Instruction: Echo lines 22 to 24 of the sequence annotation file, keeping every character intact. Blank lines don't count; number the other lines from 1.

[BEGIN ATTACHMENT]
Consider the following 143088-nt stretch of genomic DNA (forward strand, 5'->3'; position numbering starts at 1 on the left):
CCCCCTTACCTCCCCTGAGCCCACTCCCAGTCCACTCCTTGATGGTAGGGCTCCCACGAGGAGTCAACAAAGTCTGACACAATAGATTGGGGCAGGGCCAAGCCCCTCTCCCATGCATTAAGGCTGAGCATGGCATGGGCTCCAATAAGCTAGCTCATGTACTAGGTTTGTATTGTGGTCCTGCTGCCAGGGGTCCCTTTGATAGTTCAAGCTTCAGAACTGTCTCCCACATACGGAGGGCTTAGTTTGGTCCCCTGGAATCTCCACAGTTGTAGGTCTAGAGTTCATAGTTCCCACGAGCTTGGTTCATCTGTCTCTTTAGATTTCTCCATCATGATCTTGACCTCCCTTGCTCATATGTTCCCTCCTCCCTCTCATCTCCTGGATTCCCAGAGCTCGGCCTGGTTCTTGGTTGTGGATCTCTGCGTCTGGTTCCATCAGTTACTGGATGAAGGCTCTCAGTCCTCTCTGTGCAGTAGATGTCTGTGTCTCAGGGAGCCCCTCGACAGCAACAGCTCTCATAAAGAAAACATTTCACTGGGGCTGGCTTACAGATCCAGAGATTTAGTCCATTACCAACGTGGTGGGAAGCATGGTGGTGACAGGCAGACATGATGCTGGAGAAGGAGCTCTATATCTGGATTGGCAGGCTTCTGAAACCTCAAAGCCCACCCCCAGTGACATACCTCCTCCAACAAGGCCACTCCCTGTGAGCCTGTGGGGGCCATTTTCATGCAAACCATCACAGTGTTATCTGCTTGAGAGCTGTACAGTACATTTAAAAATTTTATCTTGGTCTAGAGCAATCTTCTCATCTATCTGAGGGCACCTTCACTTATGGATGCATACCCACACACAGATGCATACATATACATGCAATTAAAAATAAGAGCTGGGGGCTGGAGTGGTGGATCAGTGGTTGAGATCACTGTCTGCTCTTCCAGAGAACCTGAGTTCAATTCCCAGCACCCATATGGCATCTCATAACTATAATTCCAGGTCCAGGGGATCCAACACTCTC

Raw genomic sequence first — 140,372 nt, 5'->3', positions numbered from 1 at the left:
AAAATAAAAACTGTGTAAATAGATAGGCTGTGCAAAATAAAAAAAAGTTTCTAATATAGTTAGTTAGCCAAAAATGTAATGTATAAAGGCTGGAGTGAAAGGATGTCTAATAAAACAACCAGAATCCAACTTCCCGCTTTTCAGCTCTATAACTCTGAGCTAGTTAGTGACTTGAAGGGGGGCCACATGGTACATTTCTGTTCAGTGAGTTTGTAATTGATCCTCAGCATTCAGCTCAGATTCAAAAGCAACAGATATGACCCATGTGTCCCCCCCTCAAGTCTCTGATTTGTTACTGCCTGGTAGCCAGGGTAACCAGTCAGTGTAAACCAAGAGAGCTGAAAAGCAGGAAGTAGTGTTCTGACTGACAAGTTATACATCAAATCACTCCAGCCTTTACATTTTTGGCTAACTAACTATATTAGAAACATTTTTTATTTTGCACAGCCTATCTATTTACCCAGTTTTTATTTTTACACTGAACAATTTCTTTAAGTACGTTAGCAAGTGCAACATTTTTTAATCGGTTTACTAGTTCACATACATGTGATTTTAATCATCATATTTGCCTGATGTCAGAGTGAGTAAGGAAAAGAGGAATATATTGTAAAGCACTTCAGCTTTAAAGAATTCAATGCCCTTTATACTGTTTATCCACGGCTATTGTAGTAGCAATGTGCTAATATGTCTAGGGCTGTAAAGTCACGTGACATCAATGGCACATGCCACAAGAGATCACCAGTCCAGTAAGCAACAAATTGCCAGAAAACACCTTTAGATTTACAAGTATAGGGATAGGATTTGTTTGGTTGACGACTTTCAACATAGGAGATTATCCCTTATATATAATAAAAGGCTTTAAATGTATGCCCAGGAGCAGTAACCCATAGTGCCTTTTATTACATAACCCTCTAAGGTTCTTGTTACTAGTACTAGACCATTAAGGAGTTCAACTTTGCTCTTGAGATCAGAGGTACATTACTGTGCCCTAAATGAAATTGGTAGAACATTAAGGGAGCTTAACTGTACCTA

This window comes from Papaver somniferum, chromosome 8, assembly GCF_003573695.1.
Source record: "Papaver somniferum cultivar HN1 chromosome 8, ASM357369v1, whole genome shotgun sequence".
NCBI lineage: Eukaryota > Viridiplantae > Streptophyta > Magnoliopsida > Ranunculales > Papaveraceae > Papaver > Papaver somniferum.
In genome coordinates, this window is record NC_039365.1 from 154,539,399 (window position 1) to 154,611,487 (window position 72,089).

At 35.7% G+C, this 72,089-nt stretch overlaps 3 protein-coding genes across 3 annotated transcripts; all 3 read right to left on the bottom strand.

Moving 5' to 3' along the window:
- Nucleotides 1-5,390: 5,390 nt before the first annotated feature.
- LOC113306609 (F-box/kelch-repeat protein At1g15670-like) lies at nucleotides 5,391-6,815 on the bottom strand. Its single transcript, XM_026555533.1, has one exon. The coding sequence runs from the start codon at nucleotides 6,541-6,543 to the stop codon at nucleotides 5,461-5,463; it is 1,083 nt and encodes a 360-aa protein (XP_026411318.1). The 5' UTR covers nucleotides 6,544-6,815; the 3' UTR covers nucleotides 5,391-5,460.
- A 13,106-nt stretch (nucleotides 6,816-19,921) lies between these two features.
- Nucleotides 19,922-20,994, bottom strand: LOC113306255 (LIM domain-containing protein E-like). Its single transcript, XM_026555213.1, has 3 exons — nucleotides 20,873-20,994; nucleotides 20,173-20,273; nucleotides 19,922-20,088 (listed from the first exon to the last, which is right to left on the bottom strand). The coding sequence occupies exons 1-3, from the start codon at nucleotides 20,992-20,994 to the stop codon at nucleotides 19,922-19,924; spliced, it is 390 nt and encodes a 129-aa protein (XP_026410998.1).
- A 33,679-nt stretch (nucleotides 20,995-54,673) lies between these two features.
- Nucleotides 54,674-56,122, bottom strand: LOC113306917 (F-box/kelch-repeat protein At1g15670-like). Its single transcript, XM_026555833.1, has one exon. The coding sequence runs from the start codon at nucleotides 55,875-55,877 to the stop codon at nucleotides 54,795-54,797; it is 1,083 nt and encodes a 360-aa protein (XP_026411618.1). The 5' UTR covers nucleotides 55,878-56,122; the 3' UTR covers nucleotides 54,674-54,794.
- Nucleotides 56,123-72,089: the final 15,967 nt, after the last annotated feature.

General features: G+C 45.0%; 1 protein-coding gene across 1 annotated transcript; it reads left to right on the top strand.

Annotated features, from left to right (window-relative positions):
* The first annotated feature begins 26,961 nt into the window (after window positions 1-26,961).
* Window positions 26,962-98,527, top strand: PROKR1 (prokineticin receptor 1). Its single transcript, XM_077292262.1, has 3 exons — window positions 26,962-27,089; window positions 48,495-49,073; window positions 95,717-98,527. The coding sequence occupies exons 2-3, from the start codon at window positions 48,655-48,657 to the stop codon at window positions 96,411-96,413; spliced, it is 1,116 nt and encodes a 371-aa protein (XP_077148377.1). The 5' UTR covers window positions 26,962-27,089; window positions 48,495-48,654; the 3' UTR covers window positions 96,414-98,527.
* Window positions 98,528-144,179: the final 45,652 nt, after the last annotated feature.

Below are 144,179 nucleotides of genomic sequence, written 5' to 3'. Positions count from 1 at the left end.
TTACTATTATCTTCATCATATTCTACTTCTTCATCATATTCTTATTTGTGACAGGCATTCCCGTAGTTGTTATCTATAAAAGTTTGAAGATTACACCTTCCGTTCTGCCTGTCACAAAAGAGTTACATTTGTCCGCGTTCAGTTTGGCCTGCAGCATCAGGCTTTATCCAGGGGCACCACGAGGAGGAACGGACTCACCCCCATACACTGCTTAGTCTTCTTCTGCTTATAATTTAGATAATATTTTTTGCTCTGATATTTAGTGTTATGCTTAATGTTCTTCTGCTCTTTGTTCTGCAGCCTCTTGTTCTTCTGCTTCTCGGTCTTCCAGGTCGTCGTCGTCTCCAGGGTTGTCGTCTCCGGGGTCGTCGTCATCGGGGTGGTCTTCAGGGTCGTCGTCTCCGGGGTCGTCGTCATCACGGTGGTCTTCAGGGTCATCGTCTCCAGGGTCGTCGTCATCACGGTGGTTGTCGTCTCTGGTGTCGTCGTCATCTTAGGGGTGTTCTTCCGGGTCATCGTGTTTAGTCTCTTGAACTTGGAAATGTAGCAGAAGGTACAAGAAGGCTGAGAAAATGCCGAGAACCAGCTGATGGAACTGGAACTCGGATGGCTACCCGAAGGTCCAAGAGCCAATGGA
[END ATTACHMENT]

* Window positions 98,528-144,179: the final 45,652 nt, after the last annotated feature.

Below are 144,179 nucleotides of genomic sequence, written 5' to 3'. Positions count from 1 at the left end.
TTACTATTATCTTCATCATATTCTACTTCTTCATCATATTCTTATTTGTGACAGGCATTCCCGTAGTTGTTATCTATAAAAGTTTGAAGATTACACCTTCCGTTCTGCCTGTCACAAAAGAGTTACATTTGTCCGCGTTCAGTTTGGCCTGCAGCATCAGGCTTTATCCAGGGGCACCACGAGGAGGAACGGACTCACCCCCATACACTGCTTAGTCTTCTTCTGCTTATAATTTAGATAATATTTTTTGCTCTGATATTTAGTGTTATGCTTAATGTTCTTCTGCTCTTTGTTCTGCAGCCTCTTGTTCTTCTGCTTCTCGGTCTTCCAGGTCGTCGTCGTCTCCAGGGTTGTCGTCTCCGGGGTCGTCGTCATCGGGGTGGTCTTCAGGGTCGTCGTCTCCGGGGTCGTCGTCATCACGGTGGTCTTCAGGGTCATCGTCTCCAGGGTCGTCGTCATCACGGTGGTTGTCGTCTCTGGTGTCGTCGTCATCTTAGGGGTGTTCTTCCGGGTCATCGTGTTTAGTCTCTTGAACTTGGAAATGTAGCAGAAGGTACAAGAAGGCTGAGAAAATGCCGAGAACCAGCTGATGGAACTGGAACTCGGATGGCTACCCGAAGGTCCAAGAGCCAATGGA